October 05, 2010

Self-Identification as a Muslim

I've had an odd conversation with someone on Daily Kos, the topic of which was one's self-identification with a particular religion, in this case, Islam. The original comment read, in part:

I don't think that any Muslims have authority to tell another Muslim that he's not a Muslim if he believes he is. I think each person has a right to determine his own religion.

My original response to this was the following:

Muslims can and do have the authority to tell another person that he or she is not a Muslim. Granted, this power should be used rarely, if at all. However, self-identification as a Muslim is not accepted within the Muslim community, and in some countries, such as Singapore, Muslim converts are tested as to their knowledge and practices of Islam before they are officially registered as a Muslim.

There are several reasons why self-identification is not allowed in Islam. One reason is because there are some groups, such as the Ahmadiyya, who are deviant offshoots of Islam who wish to be recognized as part of the greater Muslim community. The Ahmadiyya fail in this test because they have some beliefs regarding their founder that go against Muslim beliefs (specifically, against the Qur'an). Despite their wish to self-identify as Muslims, orthodox Muslims do not recognize the Ahmadiyya as part of the Islamic community.

A second reason is because some people wish to infiltrate the Muslim community by pretending to be Muslims. A recent case of this happened last year, when Chris Gaubatz [also see here] pretended to be a Muslim in order to obtain an internship at CAIR, where he stole thousands of pages of documents. (The most "damning" thing the documents spoke of was CAIR's goal of trying to get as many Muslims placed as Congressional interns as possible. The right tried to make hay of the story, but were ridiculed by virtually every group that has some sort of political interest, where they all agreed that they too had the same goal.)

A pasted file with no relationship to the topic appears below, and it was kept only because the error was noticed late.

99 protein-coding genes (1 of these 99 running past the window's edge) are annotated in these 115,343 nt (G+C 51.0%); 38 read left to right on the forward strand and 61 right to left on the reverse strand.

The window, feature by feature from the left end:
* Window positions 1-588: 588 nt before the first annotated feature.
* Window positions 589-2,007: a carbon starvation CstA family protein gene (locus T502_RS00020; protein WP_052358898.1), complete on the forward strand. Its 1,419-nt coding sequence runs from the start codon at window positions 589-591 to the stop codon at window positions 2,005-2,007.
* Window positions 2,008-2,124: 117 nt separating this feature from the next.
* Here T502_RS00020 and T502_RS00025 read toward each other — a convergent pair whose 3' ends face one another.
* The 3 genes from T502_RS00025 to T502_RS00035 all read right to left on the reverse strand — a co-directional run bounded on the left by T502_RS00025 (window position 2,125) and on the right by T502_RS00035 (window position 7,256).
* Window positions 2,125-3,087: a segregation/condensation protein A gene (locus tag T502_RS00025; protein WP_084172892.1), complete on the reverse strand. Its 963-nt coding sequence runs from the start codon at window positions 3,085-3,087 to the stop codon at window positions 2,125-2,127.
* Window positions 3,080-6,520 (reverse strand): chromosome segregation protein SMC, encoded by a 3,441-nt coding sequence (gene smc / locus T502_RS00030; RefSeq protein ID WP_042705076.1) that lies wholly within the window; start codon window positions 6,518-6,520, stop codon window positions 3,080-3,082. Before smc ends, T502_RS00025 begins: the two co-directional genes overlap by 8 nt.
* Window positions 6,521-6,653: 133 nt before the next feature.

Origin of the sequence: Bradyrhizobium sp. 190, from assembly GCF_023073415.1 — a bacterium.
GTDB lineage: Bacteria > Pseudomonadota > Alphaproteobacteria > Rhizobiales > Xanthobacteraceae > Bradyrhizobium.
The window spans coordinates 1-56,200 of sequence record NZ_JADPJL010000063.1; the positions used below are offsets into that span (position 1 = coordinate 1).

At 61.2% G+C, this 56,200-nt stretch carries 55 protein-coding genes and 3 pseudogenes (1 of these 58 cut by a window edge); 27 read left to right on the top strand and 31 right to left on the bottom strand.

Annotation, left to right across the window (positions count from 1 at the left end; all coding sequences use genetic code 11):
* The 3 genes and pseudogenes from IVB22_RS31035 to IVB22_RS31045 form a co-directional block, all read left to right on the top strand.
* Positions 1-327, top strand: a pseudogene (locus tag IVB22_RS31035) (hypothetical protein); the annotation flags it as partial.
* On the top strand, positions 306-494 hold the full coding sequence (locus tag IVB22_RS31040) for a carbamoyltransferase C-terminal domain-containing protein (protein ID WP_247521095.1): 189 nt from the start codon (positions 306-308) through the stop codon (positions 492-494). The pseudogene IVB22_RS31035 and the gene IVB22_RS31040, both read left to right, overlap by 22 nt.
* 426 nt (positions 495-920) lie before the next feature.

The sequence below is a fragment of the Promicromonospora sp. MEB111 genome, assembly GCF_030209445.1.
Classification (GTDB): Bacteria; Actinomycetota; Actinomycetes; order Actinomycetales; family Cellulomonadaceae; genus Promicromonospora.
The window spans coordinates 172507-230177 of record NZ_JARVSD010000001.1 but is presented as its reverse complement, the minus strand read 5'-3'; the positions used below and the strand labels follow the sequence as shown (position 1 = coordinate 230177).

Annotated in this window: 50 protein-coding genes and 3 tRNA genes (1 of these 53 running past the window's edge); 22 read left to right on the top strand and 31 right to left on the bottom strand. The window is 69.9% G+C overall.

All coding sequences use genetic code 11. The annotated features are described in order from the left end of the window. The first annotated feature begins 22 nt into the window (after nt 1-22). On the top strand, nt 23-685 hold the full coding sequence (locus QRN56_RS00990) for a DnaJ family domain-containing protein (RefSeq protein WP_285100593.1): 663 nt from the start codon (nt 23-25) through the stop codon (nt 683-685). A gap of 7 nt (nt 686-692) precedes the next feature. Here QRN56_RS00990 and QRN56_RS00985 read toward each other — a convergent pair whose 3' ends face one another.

Because of these and other concerns, Muslims don't accept self-identification. A person may self-identify as a Muslim, and they may truly be Muslim (only Allah (swt) actually knows what is in his or her heart), but that doesn't mean that we, the Muslim community, have to take their word for it. As with many other religious claims, we would tell that person, "Prove it!"

To which that person responded:

I don't care if self-identification isn't used among Muslims. Most Jews don't accept it. Some Christians don't accept it, but I see no other policy which is reasonable. As long as you don't accept group responsibility, which I don't, then self-identification is the the right approach to take. If someone claims they are an X, then they are that religion.

And I replied:

You may not care but that's not how it's going to be among Muslims. One person's opinion is not going to trump a consensus opinion among both Muslim scholars and non-scholars based upon 1400 years of experience. We have our reasons, as I mentioned above, and I believe them to be good reasons.